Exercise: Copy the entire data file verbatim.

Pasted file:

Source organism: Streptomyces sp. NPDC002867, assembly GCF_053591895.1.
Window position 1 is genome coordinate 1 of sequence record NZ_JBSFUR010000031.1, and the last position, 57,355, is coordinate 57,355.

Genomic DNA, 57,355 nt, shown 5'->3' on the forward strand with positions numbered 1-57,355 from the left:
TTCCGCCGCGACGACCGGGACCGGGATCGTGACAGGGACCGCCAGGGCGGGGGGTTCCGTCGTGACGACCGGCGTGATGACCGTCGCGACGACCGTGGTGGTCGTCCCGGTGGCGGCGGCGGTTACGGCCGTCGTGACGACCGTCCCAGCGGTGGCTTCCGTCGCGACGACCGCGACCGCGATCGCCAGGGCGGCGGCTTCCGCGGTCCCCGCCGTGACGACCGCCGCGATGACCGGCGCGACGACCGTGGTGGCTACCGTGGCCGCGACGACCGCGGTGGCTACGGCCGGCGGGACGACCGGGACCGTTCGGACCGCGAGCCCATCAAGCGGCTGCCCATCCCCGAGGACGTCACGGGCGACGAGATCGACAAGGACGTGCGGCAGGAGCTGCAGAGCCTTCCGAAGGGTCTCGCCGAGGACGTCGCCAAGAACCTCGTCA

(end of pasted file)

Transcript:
Source organism: Streptomyces sp. NPDC002867, assembly GCF_053591895.1.
Window position 1 is genome coordinate 1 of sequence record NZ_JBSFUR010000031.1, and the last position, 57,355, is coordinate 57,355.

Genomic DNA, 57,355 nt, shown 5'->3' on the forward strand with positions numbered 1-57,355 from the left:
TTCCGCCGCGACGACCGGGACCGGGATCGTGACAGGGACCGCCAGGGCGGGGGGTTCCGTCGTGACGACCGGCGTGATGACCGTCGCGACGACCGTGGTGGTCGTCCCGGTGGCGGCGGCGGTTACGGCCGTCGTGACGACCGTCCCAGCGGTGGCTTCCGTCGCGACGACCGCGACCGCGATCGCCAGGGCGGCGGCTTCCGCGGTCCCCGCCGTGACGACCGCCGCGATGACCGGCGCGACGACCGTGGTGGCTACCGTGGCCGCGACGACCGCGGTGGCTACGGCCGGCGGGACGACCGGGACCGTTCGGACCGCGAGCCCATCAAGCGGCTGCCCATCCCCGAGGACGTCACGGGCGACGAGATCGACAAGGACGTGCGGCAGGAGCTGCAGAGCCTTCCGAAGGGTCTCGCCGAGGACGTCGCCAAGAACCTCGTCA